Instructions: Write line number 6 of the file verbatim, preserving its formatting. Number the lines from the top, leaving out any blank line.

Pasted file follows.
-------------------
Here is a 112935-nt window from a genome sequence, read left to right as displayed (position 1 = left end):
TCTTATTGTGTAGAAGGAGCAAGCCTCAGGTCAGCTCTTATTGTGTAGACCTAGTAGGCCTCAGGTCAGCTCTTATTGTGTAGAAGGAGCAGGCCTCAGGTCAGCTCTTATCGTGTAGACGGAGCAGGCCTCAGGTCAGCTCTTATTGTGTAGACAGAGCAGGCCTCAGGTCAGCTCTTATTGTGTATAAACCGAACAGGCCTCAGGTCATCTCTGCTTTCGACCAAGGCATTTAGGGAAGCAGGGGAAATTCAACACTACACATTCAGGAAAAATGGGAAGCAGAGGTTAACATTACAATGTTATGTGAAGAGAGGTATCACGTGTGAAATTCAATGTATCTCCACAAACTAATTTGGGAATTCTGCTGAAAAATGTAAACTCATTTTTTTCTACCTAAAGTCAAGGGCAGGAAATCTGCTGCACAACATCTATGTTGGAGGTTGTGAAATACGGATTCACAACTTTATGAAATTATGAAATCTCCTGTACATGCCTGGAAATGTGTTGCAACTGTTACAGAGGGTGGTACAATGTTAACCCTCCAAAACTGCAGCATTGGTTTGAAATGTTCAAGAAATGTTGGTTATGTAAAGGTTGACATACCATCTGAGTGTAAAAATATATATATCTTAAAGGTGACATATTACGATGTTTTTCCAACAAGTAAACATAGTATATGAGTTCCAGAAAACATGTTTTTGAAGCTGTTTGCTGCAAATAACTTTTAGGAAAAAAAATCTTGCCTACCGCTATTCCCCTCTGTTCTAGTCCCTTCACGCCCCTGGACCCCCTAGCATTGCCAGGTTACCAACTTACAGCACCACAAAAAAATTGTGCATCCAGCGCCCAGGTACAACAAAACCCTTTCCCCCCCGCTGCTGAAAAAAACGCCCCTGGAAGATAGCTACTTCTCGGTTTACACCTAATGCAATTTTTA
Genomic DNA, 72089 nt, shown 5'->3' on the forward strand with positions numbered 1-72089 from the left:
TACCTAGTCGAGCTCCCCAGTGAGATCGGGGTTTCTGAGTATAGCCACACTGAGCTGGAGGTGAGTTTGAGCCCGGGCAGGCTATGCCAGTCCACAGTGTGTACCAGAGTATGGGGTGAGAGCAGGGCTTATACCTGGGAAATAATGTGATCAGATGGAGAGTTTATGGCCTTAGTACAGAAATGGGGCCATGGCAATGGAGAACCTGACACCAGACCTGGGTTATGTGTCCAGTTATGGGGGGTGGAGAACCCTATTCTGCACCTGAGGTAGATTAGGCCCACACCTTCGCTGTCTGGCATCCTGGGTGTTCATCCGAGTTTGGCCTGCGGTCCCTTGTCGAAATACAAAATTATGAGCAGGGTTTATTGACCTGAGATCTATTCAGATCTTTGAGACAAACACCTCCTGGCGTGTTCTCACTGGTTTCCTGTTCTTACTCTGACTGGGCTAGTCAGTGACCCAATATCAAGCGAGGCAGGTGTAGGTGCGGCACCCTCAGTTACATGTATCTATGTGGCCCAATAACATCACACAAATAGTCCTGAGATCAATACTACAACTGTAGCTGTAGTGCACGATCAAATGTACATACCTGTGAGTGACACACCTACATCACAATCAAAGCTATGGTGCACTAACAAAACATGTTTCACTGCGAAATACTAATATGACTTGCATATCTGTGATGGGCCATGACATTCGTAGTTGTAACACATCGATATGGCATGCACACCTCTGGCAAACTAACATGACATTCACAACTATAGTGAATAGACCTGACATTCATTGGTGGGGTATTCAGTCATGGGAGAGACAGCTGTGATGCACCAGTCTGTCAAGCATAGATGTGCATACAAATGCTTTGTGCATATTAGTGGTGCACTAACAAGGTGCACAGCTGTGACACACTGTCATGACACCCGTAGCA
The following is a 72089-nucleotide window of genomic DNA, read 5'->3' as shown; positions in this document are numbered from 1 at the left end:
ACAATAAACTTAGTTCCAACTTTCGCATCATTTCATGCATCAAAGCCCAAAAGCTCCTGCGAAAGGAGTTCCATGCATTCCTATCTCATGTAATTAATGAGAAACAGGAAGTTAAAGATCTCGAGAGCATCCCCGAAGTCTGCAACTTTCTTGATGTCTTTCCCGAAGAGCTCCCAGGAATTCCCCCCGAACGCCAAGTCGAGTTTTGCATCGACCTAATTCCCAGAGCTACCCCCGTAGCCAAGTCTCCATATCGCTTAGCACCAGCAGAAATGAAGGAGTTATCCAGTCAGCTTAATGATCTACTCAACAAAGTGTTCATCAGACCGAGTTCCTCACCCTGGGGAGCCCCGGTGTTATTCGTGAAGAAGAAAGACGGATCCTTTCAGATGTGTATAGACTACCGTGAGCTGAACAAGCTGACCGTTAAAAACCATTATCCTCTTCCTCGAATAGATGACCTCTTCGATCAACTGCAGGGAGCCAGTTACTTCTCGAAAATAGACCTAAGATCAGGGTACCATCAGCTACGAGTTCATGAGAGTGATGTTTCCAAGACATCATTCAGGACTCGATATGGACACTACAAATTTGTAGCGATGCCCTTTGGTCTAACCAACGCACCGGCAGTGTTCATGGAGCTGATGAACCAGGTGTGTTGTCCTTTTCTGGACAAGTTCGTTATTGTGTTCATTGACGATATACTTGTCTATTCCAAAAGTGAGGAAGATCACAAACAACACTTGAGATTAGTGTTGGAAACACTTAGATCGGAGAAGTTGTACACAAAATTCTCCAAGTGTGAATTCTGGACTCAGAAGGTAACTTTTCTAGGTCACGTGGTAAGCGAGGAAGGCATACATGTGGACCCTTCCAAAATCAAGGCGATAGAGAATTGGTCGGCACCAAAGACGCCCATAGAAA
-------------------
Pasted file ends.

ACAATAAACTTAGTTCCAACTTTCGCATCATTTCATGCATCAAAGCCCAAAAGCTCCTGCGAAAGGAGTTCCATGCATTCCTATCTCATGTAATTAATGAGAAACAGGAAGTTAAAGATCTCGAGAGCATCCCCGAAGTCTGCAACTTTCTTGATGTCTTTCCCGAAGAGCTCCCAGGAATTCCCCCCGAACGCCAAGTCGAGTTTTGCATCGACCTAATTCCCAGAGCTACCCCCGTAGCCAAGTCTCCATATCGCTTAGCACCAGCAGAAATGAAGGAGTTATCCAGTCAGCTTAATGATCTACTCAACAAAGTGTTCATCAGACCGAGTTCCTCACCCTGGGGAGCCCCGGTGTTATTCGTGAAGAAGAAAGACGGATCCTTTCAGATGTGTATAGACTACCGTGAGCTGAACAAGCTGACCGTTAAAAACCATTATCCTCTTCCTCGAATAGATGACCTCTTCGATCAACTGCAGGGAGCCAGTTACTTCTCGAAAATAGACCTAAGATCAGGGTACCATCAGCTACGAGTTCATGAGAGTGATGTTTCCAAGACATCATTCAGGACTCGATATGGACACTACAAATTTGTAGCGATGCCCTTTGGTCTAACCAACGCACCGGCAGTGTTCATGGAGCTGATGAACCAGGTGTGTTGTCCTTTTCTGGACAAGTTCGTTATTGTGTTCATTGACGATATACTTGTCTATTCCAAAAGTGAGGAAGATCACAAACAACACTTGAGATTAGTGTTGGAAACACTTAGATCGGAGAAGTTGTACACAAAATTCTCCAAGTGTGAATTCTGGACTCAGAAGGTAACTTTTCTAGGTCACGTGGTAAGCGAGGAAGGCATACATGTGGACCCTTCCAAAATCAAGGCGATAGAGAATTGGTCGGCACCAAAGACGCCCATAGAAA